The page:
I have a Laars gas boiler that has 3 heating zones. I want to replace the old mercury honeywell tstat on the 1st floor (heat only) with a newer honeywell RTH9580 wifi model. I've taken pictures of my entire system, labeled the wires in the pics to indicate the associated connections, and included the Laars wiring diagram. There is a transformer mounted on the wall near the boiler that is wired in-line to the system (power from the panel --> into the emergency boiler switch --> into the wall transformer --> then to the boiler (low water cut off and boiler circuitry). There is also a transformer within the boiler circuitry itself. Can someone tell me the best method (proper preferred, not necessarily easiest) to connect the C wire?
Okay... After reviewing your new photos, I think I have it figured out.
This is what your system looks like
You'll have to excuse the glitter pens, it's the only thing I could find on my wife's desk.
It's pretty simple actually. When a thermostat calls for heat, the valve for that zone opens, and the boiler is also signaled via the auxiliary switch in the valve.
To get a
C wire to one or more of the thermostats, you'll simply run a wire from the other side of the transformer on the wall.
NOTE: If this diagram is accurate, the white wire to the thermostat is
R, while the red wire is
The original wire from the transformer should be connected to the
R terminal on the thermostat, while the new
C wire should be connected to the
C terminal on the new thermostat. This should supply power to the thermostat, and allow it to operate as normal.
The way your thermostat is currently wired, you'll have to swap the white and red wires to get it to work. So white will go to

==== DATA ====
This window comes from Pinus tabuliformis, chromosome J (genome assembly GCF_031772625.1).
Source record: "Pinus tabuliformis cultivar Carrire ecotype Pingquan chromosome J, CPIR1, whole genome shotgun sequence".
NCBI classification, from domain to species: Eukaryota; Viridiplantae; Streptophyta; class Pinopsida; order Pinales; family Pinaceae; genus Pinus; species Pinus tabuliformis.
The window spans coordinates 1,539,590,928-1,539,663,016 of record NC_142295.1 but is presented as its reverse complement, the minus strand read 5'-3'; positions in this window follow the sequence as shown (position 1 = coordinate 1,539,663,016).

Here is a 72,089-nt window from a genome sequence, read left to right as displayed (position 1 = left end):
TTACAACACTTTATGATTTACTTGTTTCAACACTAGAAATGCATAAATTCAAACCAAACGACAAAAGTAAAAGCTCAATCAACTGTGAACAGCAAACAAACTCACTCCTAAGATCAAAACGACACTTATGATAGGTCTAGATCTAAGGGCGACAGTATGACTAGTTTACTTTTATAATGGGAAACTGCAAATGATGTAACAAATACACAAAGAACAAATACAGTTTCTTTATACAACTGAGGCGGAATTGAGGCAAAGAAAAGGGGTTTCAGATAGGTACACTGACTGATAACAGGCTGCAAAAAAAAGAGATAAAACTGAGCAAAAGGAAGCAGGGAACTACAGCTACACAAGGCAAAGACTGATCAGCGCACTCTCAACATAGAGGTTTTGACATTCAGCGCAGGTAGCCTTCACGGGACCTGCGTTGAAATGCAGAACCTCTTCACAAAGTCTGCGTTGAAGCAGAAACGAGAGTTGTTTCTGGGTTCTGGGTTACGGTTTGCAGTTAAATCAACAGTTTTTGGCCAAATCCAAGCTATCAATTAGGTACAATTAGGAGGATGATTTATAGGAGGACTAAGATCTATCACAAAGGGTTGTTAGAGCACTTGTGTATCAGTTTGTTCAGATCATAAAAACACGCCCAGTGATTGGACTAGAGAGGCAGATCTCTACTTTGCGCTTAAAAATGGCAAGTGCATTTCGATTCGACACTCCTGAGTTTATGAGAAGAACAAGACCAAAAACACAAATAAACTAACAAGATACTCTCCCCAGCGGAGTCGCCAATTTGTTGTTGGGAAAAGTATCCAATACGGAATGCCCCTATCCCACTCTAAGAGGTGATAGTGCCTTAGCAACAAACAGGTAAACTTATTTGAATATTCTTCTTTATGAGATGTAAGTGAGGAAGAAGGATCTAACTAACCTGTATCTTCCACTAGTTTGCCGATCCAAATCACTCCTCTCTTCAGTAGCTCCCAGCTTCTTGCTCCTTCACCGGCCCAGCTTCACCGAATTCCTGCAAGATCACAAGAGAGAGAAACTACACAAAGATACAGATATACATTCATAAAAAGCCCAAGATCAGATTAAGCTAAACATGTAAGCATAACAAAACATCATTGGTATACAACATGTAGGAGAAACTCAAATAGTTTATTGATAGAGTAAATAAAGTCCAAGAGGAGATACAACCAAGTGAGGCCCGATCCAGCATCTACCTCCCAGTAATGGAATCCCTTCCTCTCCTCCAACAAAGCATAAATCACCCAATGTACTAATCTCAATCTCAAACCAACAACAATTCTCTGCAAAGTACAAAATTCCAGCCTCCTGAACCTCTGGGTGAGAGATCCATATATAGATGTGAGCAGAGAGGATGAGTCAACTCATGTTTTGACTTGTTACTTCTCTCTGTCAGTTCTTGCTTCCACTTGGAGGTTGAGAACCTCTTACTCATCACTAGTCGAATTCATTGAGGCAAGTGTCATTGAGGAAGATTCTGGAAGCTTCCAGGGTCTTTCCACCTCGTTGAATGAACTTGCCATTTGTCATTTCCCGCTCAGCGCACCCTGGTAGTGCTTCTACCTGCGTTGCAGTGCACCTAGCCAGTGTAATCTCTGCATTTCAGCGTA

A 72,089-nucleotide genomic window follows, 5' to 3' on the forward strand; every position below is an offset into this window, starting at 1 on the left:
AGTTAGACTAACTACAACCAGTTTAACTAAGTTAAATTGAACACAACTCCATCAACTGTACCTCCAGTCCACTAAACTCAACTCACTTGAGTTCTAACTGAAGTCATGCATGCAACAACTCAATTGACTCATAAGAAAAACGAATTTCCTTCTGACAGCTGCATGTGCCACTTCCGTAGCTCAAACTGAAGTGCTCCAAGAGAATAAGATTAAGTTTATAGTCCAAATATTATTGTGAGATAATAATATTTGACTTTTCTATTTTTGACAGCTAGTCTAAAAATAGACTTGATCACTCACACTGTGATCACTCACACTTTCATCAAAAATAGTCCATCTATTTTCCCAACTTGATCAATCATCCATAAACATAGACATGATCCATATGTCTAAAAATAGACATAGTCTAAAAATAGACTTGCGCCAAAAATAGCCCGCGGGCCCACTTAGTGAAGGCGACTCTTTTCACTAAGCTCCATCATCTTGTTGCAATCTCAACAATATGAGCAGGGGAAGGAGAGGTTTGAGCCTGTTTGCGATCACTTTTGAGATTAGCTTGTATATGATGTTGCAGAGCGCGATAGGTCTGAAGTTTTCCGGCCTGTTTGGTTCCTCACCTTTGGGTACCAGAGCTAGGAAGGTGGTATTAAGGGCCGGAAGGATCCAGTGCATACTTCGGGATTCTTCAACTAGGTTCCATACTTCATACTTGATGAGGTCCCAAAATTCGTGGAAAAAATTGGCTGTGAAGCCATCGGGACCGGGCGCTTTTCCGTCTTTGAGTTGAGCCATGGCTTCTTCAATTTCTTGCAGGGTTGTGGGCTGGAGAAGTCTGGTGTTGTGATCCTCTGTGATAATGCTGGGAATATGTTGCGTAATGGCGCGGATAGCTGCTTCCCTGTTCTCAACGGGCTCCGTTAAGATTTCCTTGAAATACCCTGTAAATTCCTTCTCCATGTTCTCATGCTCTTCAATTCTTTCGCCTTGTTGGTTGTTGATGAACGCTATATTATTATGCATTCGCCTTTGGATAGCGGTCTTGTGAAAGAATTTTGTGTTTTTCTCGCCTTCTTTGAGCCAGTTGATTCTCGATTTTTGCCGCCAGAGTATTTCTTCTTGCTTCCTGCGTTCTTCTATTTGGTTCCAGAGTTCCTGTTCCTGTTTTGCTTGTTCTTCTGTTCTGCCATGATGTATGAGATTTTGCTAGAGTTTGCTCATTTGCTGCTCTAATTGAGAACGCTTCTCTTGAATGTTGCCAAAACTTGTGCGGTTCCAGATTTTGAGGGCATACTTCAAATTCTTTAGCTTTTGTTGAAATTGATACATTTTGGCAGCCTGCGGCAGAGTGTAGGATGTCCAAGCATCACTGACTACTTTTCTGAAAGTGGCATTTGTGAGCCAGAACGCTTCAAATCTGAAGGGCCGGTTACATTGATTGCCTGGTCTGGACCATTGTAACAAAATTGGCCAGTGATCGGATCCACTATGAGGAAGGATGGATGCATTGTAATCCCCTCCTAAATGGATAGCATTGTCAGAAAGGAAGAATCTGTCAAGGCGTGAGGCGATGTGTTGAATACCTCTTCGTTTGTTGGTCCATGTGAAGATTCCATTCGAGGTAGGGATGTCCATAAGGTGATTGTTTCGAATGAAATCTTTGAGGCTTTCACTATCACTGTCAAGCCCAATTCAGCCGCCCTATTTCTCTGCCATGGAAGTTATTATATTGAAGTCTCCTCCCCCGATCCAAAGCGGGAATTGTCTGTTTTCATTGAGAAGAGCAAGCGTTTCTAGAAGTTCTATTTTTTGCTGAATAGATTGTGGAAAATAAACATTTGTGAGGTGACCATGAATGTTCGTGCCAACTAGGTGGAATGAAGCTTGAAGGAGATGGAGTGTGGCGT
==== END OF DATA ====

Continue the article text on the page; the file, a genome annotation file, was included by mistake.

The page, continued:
R, and red will go to
To make this fit a more common wiring style, I'd probably rewire it a bit. So that the red wires going to the thermostat, connected the transformer and the
R terminals. And the white wires connected from the zone valves to the
W terminals on the thermostats.
Rewired to fit a more common style.
Then you'll run the blue wire from the white transformer lead, up to the
C terminal on the thermostat.
For others looking at this post years later...I just spent a night researching this. Seems like this worked for the OP, but watch out on steam or other gravity fed systems. For a simple single zone steam system at least, the thermostat switch is just another switch in line (in series) with all the other safety cutoff switches and the pressuretrol as well. What that means is that
1) your R wire might not always be hot for this to work. On my Utica boiler, for example, the pressuretrol is between the 24vac power and the R wire. So my R is only hot when the heat is on (not helpful to power a thermostat to turn it on..but if a catch 22)
2) Even if it is, it could draw current through other things such as an electric damper or even the gas valve if it's really stupidly wired in order to power your fancy Wi-Fi thermostat. That causes problems for those devices AND causes a voltage drop at the thermostat (although I suspect it can handle a bit as it likely regulates that down anyway).
All that said, the right way on these systems where the thermostat switch is hard wired is to install an isolation relay. Ecobee had a good FAQ on that here: https://support.ecobee.com/hc/en-us/articles/227874527-ecobee3-with-add-in-Isolation-relay
You also may be able to run a 4th wire with the constant power if you're heat only and split Rh and Rc. Emerson has an article about that using a wall wart, but same concept would apply to running a fourth wire straight to the transformer on the boiler. Not sure if this is common for most Wi-Fi thermostats or not...it relies on then sourcing power from Rc only and Rh just being a dumb switch. https://sensicomfort.com/support/article/adding-a-24-vac-external-transformer